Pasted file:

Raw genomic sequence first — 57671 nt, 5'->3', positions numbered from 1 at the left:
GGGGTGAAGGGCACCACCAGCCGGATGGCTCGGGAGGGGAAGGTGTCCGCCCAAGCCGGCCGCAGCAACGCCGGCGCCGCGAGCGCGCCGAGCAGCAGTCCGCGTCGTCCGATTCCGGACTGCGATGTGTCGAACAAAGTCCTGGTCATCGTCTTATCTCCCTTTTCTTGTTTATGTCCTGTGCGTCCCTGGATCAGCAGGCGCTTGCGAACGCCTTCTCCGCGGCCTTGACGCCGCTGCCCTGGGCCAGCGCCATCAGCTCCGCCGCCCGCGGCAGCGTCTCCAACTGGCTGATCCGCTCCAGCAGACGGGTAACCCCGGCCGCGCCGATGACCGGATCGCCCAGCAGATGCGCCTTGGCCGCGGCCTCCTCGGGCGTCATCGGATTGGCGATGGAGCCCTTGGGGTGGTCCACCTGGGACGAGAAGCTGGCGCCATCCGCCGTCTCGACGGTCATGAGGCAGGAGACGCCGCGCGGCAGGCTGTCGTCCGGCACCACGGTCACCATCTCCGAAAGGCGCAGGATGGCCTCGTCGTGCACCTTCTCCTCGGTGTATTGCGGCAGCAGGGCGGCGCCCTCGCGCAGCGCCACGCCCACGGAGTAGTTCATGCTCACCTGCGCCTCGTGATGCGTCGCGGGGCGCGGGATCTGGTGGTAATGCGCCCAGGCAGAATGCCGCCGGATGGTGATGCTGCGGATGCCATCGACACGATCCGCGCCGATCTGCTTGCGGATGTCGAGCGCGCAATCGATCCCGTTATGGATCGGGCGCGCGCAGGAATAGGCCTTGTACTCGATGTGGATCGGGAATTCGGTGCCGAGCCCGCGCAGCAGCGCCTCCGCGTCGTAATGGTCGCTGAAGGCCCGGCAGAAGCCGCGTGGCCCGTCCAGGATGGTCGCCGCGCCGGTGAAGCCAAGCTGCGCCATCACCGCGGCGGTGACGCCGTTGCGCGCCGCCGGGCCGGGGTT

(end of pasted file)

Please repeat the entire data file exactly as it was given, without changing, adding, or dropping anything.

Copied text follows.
Raw genomic sequence first — 57671 nt, 5'->3', positions numbered from 1 at the left:
GGGGTGAAGGGCACCACCAGCCGGATGGCTCGGGAGGGGAAGGTGTCCGCCCAAGCCGGCCGCAGCAACGCCGGCGCCGCGAGCGCGCCGAGCAGCAGTCCGCGTCGTCCGATTCCGGACTGCGATGTGTCGAACAAAGTCCTGGTCATCGTCTTATCTCCCTTTTCTTGTTTATGTCCTGTGCGTCCCTGGATCAGCAGGCGCTTGCGAACGCCTTCTCCGCGGCCTTGACGCCGCTGCCCTGGGCCAGCGCCATCAGCTCCGCCGCCCGCGGCAGCGTCTCCAACTGGCTGATCCGCTCCAGCAGACGGGTAACCCCGGCCGCGCCGATGACCGGATCGCCCAGCAGATGCGCCTTGGCCGCGGCCTCCTCGGGCGTCATCGGATTGGCGATGGAGCCCTTGGGGTGGTCCACCTGGGACGAGAAGCTGGCGCCATCCGCCGTCTCGACGGTCATGAGGCAGGAGACGCCGCGCGGCAGGCTGTCGTCCGGCACCACGGTCACCATCTCCGAAAGGCGCAGGATGGCCTCGTCGTGCACCTTCTCCTCGGTGTATTGCGGCAGCAGGGCGGCGCCCTCGCGCAGCGCCACGCCCACGGAGTAGTTCATGCTCACCTGCGCCTCGTGATGCGTCGCGGGGCGCGGGATCTGGTGGTAATGCGCCCAGGCAGAATGCCGCCGGATGGTGATGCTGCGGATGCCATCGACACGATCCGCGCCGATCTGCTTGCGGATGTCGAGCGCGCAATCGATCCCGTTATGGATCGGGCGCGCGCAGGAATAGGCCTTGTACTCGATGTGGATCGGGAATTCGGTGCCGAGCCCGCGCAGCAGCGCCTCCGCGTCGTAATGGTCGCTGAAGGCCCGGCAGAAGCCGCGTGGCCCGTCCAGGATGGTCGCCGCGCCGGTGAAGCCAAGCTGCGCCATCACCGCGGCGGTGACGCCGTTGCGCGCCGCCGGGCCGGGGTT